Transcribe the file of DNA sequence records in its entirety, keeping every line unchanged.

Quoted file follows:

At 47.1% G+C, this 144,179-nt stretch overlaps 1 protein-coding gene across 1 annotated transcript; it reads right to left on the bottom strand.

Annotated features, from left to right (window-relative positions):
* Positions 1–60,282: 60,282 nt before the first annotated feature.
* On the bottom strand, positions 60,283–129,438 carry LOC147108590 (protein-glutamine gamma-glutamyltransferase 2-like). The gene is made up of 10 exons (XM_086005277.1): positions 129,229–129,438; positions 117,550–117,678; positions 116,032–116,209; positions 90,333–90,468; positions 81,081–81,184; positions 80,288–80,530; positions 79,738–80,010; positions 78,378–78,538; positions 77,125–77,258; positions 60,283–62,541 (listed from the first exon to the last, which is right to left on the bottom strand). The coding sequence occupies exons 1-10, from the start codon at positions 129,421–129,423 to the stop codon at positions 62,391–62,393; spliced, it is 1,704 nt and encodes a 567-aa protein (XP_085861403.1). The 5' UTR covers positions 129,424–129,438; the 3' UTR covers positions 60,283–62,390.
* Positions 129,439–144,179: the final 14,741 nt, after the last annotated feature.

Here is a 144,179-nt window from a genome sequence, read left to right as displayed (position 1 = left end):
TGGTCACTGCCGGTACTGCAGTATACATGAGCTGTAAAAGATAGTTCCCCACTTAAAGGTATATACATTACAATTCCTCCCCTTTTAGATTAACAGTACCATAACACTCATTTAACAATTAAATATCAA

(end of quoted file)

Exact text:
At 47.1% G+C, this 144,179-nt stretch overlaps 1 protein-coding gene across 1 annotated transcript; it reads right to left on the bottom strand.

Annotated features, from left to right (window-relative positions):
* Positions 1–60,282: 60,282 nt before the first annotated feature.
* On the bottom strand, positions 60,283–129,438 carry LOC147108590 (protein-glutamine gamma-glutamyltransferase 2-like). The gene is made up of 10 exons (XM_086005277.1): positions 129,229–129,438; positions 117,550–117,678; positions 116,032–116,209; positions 90,333–90,468; positions 81,081–81,184; positions 80,288–80,530; positions 79,738–80,010; positions 78,378–78,538; positions 77,125–77,258; positions 60,283–62,541 (listed from the first exon to the last, which is right to left on the bottom strand). The coding sequence occupies exons 1-10, from the start codon at positions 129,421–129,423 to the stop codon at positions 62,391–62,393; spliced, it is 1,704 nt and encodes a 567-aa protein (XP_085861403.1). The 5' UTR covers positions 129,424–129,438; the 3' UTR covers positions 60,283–62,390.
* Positions 129,439–144,179: the final 14,741 nt, after the last annotated feature.

Here is a 144,179-nt window from a genome sequence, read left to right as displayed (position 1 = left end):
TGGTCACTGCCGGTACTGCAGTATACATGAGCTGTAAAAGATAGTTCCCCACTTAAAGGTATATACATTACAATTCCTCCCCTTTTAGATTAACAGTACCATAACACTCATTTAACAATTAAATATCAA